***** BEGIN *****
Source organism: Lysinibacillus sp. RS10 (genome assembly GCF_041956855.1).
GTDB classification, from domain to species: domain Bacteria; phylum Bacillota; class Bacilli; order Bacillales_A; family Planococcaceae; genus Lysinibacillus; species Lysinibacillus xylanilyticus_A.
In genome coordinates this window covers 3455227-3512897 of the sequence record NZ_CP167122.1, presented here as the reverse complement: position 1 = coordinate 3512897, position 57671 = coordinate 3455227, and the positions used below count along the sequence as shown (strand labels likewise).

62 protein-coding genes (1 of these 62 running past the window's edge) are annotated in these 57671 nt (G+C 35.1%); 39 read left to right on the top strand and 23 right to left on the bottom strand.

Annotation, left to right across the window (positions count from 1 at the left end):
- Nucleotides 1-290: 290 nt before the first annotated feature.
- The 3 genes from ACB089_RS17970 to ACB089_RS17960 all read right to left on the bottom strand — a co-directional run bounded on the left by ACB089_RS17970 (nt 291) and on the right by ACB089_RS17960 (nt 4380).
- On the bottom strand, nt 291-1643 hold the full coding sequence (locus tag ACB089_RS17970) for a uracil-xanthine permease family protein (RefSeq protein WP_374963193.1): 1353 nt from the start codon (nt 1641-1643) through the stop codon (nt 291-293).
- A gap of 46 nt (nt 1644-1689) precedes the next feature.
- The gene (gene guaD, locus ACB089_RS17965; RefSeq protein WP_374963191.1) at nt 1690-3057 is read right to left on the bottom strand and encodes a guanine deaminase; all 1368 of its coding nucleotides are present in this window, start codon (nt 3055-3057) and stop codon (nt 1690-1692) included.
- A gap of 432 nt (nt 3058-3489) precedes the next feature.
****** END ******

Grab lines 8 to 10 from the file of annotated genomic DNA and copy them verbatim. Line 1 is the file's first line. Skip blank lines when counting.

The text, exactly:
- On the bottom strand, nt 291-1643 hold the full coding sequence (locus tag ACB089_RS17970) for a uracil-xanthine permease family protein (RefSeq protein WP_374963193.1): 1353 nt from the start codon (nt 1641-1643) through the stop codon (nt 291-293).
- A gap of 46 nt (nt 1644-1689) precedes the next feature.
- The gene (gene guaD, locus ACB089_RS17965; RefSeq protein WP_374963191.1) at nt 1690-3057 is read right to left on the bottom strand and encodes a guanine deaminase; all 1368 of its coding nucleotides are present in this window, start codon (nt 3055-3057) and stop codon (nt 1690-1692) included.